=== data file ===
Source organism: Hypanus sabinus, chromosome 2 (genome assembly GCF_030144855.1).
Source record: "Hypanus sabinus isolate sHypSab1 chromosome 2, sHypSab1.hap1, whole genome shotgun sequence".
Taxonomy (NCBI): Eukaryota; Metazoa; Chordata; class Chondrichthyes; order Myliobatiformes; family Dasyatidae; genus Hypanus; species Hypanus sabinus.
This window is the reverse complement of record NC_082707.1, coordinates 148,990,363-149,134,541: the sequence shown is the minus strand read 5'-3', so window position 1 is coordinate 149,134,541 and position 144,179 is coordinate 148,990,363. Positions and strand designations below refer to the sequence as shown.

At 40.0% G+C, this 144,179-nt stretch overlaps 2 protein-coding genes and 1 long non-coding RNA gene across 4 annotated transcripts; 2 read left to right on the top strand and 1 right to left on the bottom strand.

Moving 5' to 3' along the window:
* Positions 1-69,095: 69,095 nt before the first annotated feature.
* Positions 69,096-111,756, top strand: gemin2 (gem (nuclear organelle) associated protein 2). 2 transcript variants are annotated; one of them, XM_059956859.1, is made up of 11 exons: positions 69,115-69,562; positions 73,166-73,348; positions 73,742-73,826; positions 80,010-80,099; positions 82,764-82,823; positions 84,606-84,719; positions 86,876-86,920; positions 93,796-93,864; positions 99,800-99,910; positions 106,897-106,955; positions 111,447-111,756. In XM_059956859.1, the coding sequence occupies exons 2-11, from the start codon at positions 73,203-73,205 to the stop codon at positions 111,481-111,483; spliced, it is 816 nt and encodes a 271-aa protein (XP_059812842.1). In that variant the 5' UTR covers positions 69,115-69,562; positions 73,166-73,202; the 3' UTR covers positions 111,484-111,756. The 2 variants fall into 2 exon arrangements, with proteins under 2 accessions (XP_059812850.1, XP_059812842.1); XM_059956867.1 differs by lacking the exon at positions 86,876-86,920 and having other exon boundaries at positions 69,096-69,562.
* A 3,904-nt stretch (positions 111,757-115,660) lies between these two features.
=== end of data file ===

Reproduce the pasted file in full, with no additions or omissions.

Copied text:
Source organism: Hypanus sabinus, chromosome 2 (genome assembly GCF_030144855.1).
Source record: "Hypanus sabinus isolate sHypSab1 chromosome 2, sHypSab1.hap1, whole genome shotgun sequence".
Taxonomy (NCBI): Eukaryota; Metazoa; Chordata; class Chondrichthyes; order Myliobatiformes; family Dasyatidae; genus Hypanus; species Hypanus sabinus.
This window is the reverse complement of record NC_082707.1, coordinates 148,990,363-149,134,541: the sequence shown is the minus strand read 5'-3', so window position 1 is coordinate 149,134,541 and position 144,179 is coordinate 148,990,363. Positions and strand designations below refer to the sequence as shown.

At 40.0% G+C, this 144,179-nt stretch overlaps 2 protein-coding genes and 1 long non-coding RNA gene across 4 annotated transcripts; 2 read left to right on the top strand and 1 right to left on the bottom strand.

Moving 5' to 3' along the window:
* Positions 1-69,095: 69,095 nt before the first annotated feature.
* Positions 69,096-111,756, top strand: gemin2 (gem (nuclear organelle) associated protein 2). 2 transcript variants are annotated; one of them, XM_059956859.1, is made up of 11 exons: positions 69,115-69,562; positions 73,166-73,348; positions 73,742-73,826; positions 80,010-80,099; positions 82,764-82,823; positions 84,606-84,719; positions 86,876-86,920; positions 93,796-93,864; positions 99,800-99,910; positions 106,897-106,955; positions 111,447-111,756. In XM_059956859.1, the coding sequence occupies exons 2-11, from the start codon at positions 73,203-73,205 to the stop codon at positions 111,481-111,483; spliced, it is 816 nt and encodes a 271-aa protein (XP_059812842.1). In that variant the 5' UTR covers positions 69,115-69,562; positions 73,166-73,202; the 3' UTR covers positions 111,484-111,756. The 2 variants fall into 2 exon arrangements, with proteins under 2 accessions (XP_059812850.1, XP_059812842.1); XM_059956867.1 differs by lacking the exon at positions 86,876-86,920 and having other exon boundaries at positions 69,096-69,562.
* A 3,904-nt stretch (positions 111,757-115,660) lies between these two features.